P-7: Spending wisely: Home Care Assessment Cost in Ontario
Sophie Hogeveen*, Chi-Ling Joanna Sinn*, John Hirdes
University of Waterloo
Objectives: With an aging population and increased focus on home and community care, questions are raised about how best to allocate limited resources. The objective is to estimate the time and money allocated to assessment in home care relative to the amount spent on service provision.
Methods: In Ontario, all long-stay home care clients are assessed using the RAI-Home Care (RAI-HC). The results inform the type and frequency of services in the care plan. RAI-HCs completed in fiscal years 2012/2013 and 2013/2014 were linked to a billed services record (N=288,278). Hours or number of visits for nursing, personal support, physiotherapy and eight other disciplines were aggregated from the assessment date until the next assessment or discharge. Service volumes were multiplied by region-specific costs for providing each service.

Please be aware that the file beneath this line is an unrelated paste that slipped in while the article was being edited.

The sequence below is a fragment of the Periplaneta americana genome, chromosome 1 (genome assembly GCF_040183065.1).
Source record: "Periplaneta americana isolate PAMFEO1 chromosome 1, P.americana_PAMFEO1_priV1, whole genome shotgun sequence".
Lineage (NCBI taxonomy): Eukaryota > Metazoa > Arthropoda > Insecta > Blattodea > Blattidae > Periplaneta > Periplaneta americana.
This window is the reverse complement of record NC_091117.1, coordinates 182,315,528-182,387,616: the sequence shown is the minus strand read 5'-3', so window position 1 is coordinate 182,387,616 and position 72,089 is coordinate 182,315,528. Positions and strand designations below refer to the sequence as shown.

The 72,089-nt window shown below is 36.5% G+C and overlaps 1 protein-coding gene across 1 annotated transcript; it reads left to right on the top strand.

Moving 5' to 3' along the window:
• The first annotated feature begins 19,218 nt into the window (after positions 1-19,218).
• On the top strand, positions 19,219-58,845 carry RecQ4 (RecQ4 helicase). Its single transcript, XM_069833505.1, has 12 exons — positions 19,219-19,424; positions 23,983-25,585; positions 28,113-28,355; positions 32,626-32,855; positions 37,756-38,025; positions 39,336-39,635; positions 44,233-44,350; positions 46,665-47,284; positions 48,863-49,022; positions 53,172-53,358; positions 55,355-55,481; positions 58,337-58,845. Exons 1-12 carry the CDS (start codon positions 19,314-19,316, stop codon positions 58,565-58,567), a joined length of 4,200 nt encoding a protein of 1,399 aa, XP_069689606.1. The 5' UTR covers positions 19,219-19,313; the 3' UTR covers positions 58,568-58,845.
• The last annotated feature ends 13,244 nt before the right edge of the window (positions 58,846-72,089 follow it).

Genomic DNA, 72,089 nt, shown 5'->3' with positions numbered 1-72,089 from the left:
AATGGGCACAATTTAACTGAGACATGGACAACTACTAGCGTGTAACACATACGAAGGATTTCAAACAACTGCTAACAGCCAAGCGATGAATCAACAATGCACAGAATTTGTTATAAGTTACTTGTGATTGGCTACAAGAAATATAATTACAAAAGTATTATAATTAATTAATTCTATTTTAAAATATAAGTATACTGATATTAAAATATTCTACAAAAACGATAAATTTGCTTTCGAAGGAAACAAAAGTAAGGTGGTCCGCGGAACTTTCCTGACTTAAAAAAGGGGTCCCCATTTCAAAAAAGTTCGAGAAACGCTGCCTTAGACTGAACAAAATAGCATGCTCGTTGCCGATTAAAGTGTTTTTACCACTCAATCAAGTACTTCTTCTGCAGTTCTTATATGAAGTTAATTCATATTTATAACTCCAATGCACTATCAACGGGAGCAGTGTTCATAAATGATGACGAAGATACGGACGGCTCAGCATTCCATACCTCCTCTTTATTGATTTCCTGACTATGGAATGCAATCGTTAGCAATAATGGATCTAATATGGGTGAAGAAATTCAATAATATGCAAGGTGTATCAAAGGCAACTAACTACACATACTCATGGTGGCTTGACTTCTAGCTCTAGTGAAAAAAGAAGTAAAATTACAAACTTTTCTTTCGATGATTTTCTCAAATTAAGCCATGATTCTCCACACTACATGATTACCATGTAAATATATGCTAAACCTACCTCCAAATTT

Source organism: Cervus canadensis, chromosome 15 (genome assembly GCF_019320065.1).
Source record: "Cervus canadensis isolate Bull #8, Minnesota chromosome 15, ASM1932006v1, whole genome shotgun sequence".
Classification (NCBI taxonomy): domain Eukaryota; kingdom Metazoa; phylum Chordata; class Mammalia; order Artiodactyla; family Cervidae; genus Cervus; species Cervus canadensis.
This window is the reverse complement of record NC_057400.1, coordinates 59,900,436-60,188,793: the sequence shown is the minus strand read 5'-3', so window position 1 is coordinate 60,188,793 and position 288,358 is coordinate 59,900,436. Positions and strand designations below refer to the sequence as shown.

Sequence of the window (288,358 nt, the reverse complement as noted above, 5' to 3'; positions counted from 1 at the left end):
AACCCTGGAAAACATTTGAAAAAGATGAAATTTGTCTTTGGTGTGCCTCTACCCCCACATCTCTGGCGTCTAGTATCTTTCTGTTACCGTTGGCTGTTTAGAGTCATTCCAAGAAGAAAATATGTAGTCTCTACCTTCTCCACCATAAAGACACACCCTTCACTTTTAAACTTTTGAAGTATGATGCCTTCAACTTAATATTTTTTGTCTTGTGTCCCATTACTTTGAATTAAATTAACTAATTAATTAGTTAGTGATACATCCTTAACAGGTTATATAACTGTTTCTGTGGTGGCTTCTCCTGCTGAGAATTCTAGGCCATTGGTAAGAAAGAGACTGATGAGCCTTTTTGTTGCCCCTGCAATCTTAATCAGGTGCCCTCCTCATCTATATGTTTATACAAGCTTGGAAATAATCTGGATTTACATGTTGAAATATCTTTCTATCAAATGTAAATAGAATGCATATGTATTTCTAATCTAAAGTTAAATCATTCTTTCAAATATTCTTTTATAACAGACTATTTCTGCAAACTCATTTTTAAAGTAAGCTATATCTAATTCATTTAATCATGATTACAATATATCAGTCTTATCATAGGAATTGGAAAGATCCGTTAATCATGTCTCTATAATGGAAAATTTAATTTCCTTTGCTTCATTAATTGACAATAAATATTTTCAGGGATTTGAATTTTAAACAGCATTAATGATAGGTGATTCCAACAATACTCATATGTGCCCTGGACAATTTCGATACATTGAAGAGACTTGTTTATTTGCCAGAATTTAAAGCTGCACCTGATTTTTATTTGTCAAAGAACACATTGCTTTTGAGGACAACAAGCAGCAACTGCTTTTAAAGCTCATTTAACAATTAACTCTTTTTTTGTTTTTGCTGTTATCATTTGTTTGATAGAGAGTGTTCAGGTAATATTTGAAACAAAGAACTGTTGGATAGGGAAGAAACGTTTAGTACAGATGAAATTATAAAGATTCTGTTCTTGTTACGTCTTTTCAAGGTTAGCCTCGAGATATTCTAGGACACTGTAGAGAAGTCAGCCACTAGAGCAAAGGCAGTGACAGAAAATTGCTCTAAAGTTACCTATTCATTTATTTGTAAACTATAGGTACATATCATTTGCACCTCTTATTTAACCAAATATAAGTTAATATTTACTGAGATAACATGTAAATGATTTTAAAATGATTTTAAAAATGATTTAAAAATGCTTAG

Results: The sum of hours of assessment was divided by the sum of hours of care (assessment and services) provided. Cost was calculated in the same way. Only 1.41% of total hours or 1.56% of total cost of care was spent on assessment. In other words, less than 2% of time and money spent on home care clients was devoted to their assessment with the RAI-HC. Results were consistent across type of assessment and region.
Conclusions: Assessment time and cost account for a small proportion of total resources spent in home care. Eliminating duplication of assessments and improving sharing of information throughout the health care system can further make the assessment process more efficient.